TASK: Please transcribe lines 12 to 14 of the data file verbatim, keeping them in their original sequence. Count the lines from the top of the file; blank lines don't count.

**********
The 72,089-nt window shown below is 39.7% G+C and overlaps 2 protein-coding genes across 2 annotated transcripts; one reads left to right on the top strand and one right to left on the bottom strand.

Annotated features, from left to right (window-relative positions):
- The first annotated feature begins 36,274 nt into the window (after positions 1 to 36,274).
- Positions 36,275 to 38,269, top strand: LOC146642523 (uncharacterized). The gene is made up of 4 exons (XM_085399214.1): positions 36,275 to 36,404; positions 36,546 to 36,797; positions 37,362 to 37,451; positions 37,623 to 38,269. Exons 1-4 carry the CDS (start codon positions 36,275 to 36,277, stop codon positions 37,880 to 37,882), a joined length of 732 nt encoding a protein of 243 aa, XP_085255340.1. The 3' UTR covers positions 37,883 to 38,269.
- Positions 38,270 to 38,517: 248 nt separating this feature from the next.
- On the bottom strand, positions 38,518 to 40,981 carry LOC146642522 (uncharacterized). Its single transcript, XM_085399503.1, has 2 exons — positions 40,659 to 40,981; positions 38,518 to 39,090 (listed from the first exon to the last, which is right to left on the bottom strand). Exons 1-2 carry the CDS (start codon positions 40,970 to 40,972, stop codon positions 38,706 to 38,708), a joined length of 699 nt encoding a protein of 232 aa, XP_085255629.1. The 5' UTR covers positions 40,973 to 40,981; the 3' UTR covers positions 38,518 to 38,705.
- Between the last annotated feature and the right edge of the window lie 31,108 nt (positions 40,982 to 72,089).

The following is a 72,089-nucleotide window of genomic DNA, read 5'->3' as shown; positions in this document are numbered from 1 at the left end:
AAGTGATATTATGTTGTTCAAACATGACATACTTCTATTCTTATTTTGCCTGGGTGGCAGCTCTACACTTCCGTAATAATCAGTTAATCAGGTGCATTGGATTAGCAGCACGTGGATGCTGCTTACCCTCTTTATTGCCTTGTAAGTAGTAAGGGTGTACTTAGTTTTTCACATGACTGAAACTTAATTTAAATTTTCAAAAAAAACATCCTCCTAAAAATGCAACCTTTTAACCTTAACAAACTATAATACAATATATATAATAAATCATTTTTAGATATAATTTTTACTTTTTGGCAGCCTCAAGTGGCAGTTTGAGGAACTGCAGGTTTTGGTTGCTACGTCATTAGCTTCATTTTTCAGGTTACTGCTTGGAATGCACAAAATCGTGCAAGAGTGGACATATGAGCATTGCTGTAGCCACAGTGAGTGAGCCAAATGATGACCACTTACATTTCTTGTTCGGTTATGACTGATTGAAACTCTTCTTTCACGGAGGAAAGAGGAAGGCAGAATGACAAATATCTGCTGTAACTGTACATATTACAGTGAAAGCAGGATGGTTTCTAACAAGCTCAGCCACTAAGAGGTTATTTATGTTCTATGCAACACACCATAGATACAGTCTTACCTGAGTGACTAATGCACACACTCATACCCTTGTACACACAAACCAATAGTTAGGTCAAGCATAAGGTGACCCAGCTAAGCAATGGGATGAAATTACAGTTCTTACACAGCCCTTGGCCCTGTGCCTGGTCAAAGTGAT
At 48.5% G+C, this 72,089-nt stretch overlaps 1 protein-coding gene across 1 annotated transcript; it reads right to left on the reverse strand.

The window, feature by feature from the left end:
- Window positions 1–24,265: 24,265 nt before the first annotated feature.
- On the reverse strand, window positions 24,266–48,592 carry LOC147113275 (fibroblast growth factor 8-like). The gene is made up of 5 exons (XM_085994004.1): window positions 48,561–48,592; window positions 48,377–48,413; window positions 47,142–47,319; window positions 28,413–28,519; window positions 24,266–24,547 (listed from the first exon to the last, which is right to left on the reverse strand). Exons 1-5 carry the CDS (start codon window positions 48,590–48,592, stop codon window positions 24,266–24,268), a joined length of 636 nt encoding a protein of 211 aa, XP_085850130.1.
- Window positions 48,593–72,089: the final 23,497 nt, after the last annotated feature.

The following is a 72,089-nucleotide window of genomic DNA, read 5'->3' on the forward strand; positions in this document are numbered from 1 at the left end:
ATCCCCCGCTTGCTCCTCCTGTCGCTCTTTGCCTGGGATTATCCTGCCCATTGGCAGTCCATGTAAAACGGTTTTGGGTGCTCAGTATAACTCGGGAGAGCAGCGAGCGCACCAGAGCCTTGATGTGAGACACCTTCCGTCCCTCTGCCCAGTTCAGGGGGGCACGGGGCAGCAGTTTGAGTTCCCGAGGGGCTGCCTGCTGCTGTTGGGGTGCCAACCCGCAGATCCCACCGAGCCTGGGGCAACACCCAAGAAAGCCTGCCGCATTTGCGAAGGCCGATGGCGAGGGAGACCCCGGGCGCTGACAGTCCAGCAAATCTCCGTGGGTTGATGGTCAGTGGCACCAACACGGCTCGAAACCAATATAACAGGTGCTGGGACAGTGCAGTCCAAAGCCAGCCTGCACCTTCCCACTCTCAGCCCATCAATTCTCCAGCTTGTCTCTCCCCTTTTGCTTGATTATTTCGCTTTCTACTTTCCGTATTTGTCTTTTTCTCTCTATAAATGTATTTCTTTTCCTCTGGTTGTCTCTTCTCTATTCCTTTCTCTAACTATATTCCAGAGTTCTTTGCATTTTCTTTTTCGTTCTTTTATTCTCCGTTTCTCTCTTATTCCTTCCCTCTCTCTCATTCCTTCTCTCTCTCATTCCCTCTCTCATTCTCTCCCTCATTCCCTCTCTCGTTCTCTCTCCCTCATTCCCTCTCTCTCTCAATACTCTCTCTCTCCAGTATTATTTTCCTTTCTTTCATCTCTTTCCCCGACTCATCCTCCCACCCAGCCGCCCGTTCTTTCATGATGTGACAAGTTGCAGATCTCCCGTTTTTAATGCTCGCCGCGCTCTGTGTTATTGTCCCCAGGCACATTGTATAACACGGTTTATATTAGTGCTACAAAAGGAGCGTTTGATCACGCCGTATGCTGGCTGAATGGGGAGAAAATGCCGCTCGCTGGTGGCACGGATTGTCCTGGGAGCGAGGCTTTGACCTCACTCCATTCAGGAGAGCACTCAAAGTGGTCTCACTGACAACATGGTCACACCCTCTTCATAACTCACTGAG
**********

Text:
- Window positions 1–24,265: 24,265 nt before the first annotated feature.
- On the reverse strand, window positions 24,266–48,592 carry LOC147113275 (fibroblast growth factor 8-like). The gene is made up of 5 exons (XM_085994004.1): window positions 48,561–48,592; window positions 48,377–48,413; window positions 47,142–47,319; window positions 28,413–28,519; window positions 24,266–24,547 (listed from the first exon to the last, which is right to left on the reverse strand). Exons 1-5 carry the CDS (start codon window positions 48,590–48,592, stop codon window positions 24,266–24,268), a joined length of 636 nt encoding a protein of 211 aa, XP_085850130.1.
- Window positions 48,593–72,089: the final 23,497 nt, after the last annotated feature.